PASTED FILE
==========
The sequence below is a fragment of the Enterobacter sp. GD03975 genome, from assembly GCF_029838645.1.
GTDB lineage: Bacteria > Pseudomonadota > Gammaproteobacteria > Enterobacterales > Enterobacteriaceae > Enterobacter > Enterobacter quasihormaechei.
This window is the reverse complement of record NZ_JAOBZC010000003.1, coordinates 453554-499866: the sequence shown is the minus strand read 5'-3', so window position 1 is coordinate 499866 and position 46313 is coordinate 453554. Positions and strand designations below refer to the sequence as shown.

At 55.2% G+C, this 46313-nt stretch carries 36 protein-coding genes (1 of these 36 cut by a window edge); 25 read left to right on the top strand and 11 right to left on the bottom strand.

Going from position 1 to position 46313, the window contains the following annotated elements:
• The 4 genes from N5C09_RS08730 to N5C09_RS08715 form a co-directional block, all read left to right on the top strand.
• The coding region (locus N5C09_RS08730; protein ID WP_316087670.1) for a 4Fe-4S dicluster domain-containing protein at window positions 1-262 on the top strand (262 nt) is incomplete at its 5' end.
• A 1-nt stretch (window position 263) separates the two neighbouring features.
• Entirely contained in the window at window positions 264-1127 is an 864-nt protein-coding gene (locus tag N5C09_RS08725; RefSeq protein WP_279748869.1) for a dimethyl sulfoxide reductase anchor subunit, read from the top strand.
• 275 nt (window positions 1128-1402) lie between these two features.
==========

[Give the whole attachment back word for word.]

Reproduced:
The sequence below is a fragment of the Enterobacter sp. GD03975 genome, from assembly GCF_029838645.1.
GTDB lineage: Bacteria > Pseudomonadota > Gammaproteobacteria > Enterobacterales > Enterobacteriaceae > Enterobacter > Enterobacter quasihormaechei.
This window is the reverse complement of record NZ_JAOBZC010000003.1, coordinates 453554-499866: the sequence shown is the minus strand read 5'-3', so window position 1 is coordinate 499866 and position 46313 is coordinate 453554. Positions and strand designations below refer to the sequence as shown.

At 55.2% G+C, this 46313-nt stretch carries 36 protein-coding genes (1 of these 36 cut by a window edge); 25 read left to right on the top strand and 11 right to left on the bottom strand.

Going from position 1 to position 46313, the window contains the following annotated elements:
• The 4 genes from N5C09_RS08730 to N5C09_RS08715 form a co-directional block, all read left to right on the top strand.
• The coding region (locus N5C09_RS08730; protein ID WP_316087670.1) for a 4Fe-4S dicluster domain-containing protein at window positions 1-262 on the top strand (262 nt) is incomplete at its 5' end.
• A 1-nt stretch (window position 263) separates the two neighbouring features.
• Entirely contained in the window at window positions 264-1127 is an 864-nt protein-coding gene (locus tag N5C09_RS08725; RefSeq protein WP_279748869.1) for a dimethyl sulfoxide reductase anchor subunit, read from the top strand.
• 275 nt (window positions 1128-1402) lie between these two features.